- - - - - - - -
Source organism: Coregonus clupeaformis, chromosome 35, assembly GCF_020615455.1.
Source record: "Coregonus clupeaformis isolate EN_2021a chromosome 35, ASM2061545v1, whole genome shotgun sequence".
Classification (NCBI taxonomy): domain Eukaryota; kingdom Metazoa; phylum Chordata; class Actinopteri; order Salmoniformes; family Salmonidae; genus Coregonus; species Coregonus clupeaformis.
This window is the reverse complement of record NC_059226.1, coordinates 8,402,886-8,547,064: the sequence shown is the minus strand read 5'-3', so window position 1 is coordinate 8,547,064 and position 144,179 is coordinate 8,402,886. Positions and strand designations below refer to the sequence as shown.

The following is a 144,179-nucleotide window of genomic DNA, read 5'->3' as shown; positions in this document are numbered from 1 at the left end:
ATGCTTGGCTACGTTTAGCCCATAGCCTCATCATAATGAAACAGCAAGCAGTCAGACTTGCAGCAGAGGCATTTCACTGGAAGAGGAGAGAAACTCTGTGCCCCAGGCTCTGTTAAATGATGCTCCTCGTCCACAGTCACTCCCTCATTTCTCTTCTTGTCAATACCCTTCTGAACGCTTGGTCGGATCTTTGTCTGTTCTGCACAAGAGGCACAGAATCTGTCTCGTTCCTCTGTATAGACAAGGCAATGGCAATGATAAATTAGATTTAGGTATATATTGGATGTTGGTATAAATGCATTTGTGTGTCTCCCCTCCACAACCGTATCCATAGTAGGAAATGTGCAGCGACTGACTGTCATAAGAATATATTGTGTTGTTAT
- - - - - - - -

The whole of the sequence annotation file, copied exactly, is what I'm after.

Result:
Source organism: Coregonus clupeaformis, chromosome 35, assembly GCF_020615455.1.
Source record: "Coregonus clupeaformis isolate EN_2021a chromosome 35, ASM2061545v1, whole genome shotgun sequence".
Classification (NCBI taxonomy): domain Eukaryota; kingdom Metazoa; phylum Chordata; class Actinopteri; order Salmoniformes; family Salmonidae; genus Coregonus; species Coregonus clupeaformis.
This window is the reverse complement of record NC_059226.1, coordinates 8,402,886-8,547,064: the sequence shown is the minus strand read 5'-3', so window position 1 is coordinate 8,547,064 and position 144,179 is coordinate 8,402,886. Positions and strand designations below refer to the sequence as shown.

The following is a 144,179-nucleotide window of genomic DNA, read 5'->3' as shown; positions in this document are numbered from 1 at the left end:
ATGCTTGGCTACGTTTAGCCCATAGCCTCATCATAATGAAACAGCAAGCAGTCAGACTTGCAGCAGAGGCATTTCACTGGAAGAGGAGAGAAACTCTGTGCCCCAGGCTCTGTTAAATGATGCTCCTCGTCCACAGTCACTCCCTCATTTCTCTTCTTGTCAATACCCTTCTGAACGCTTGGTCGGATCTTTGTCTGTTCTGCACAAGAGGCACAGAATCTGTCTCGTTCCTCTGTATAGACAAGGCAATGGCAATGATAAATTAGATTTAGGTATATATTGGATGTTGGTATAAATGCATTTGTGTGTCTCCCCTCCACAACCGTATCCATAGTAGGAAATGTGCAGCGACTGACTGTCATAAGAATATATTGTGTTGTTAT